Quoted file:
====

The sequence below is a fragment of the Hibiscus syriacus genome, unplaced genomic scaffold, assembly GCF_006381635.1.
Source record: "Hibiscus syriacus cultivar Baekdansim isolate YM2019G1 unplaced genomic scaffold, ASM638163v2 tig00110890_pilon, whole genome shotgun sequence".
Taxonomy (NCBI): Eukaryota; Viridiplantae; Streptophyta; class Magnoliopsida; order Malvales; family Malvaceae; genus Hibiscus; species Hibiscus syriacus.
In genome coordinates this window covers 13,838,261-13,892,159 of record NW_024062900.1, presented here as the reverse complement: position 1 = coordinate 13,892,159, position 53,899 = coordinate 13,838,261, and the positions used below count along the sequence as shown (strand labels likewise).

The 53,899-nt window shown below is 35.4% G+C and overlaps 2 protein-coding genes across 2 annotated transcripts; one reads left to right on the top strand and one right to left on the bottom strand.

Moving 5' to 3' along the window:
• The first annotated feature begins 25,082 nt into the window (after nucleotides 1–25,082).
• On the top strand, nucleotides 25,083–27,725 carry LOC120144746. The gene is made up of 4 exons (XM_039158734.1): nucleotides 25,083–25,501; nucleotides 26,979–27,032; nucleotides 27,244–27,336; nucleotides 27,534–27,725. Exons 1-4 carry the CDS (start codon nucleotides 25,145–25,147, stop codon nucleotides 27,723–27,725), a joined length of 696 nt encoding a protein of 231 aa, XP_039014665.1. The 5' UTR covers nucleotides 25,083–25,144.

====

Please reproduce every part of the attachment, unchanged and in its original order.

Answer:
The sequence below is a fragment of the Hibiscus syriacus genome, unplaced genomic scaffold, assembly GCF_006381635.1.
Source record: "Hibiscus syriacus cultivar Baekdansim isolate YM2019G1 unplaced genomic scaffold, ASM638163v2 tig00110890_pilon, whole genome shotgun sequence".
Taxonomy (NCBI): Eukaryota; Viridiplantae; Streptophyta; class Magnoliopsida; order Malvales; family Malvaceae; genus Hibiscus; species Hibiscus syriacus.
In genome coordinates this window covers 13,838,261-13,892,159 of record NW_024062900.1, presented here as the reverse complement: position 1 = coordinate 13,892,159, position 53,899 = coordinate 13,838,261, and the positions used below count along the sequence as shown (strand labels likewise).

The 53,899-nt window shown below is 35.4% G+C and overlaps 2 protein-coding genes across 2 annotated transcripts; one reads left to right on the top strand and one right to left on the bottom strand.

Moving 5' to 3' along the window:
• The first annotated feature begins 25,082 nt into the window (after nucleotides 1–25,082).
• On the top strand, nucleotides 25,083–27,725 carry LOC120144746. The gene is made up of 4 exons (XM_039158734.1): nucleotides 25,083–25,501; nucleotides 26,979–27,032; nucleotides 27,244–27,336; nucleotides 27,534–27,725. Exons 1-4 carry the CDS (start codon nucleotides 25,145–25,147, stop codon nucleotides 27,723–27,725), a joined length of 696 nt encoding a protein of 231 aa, XP_039014665.1. The 5' UTR covers nucleotides 25,083–25,144.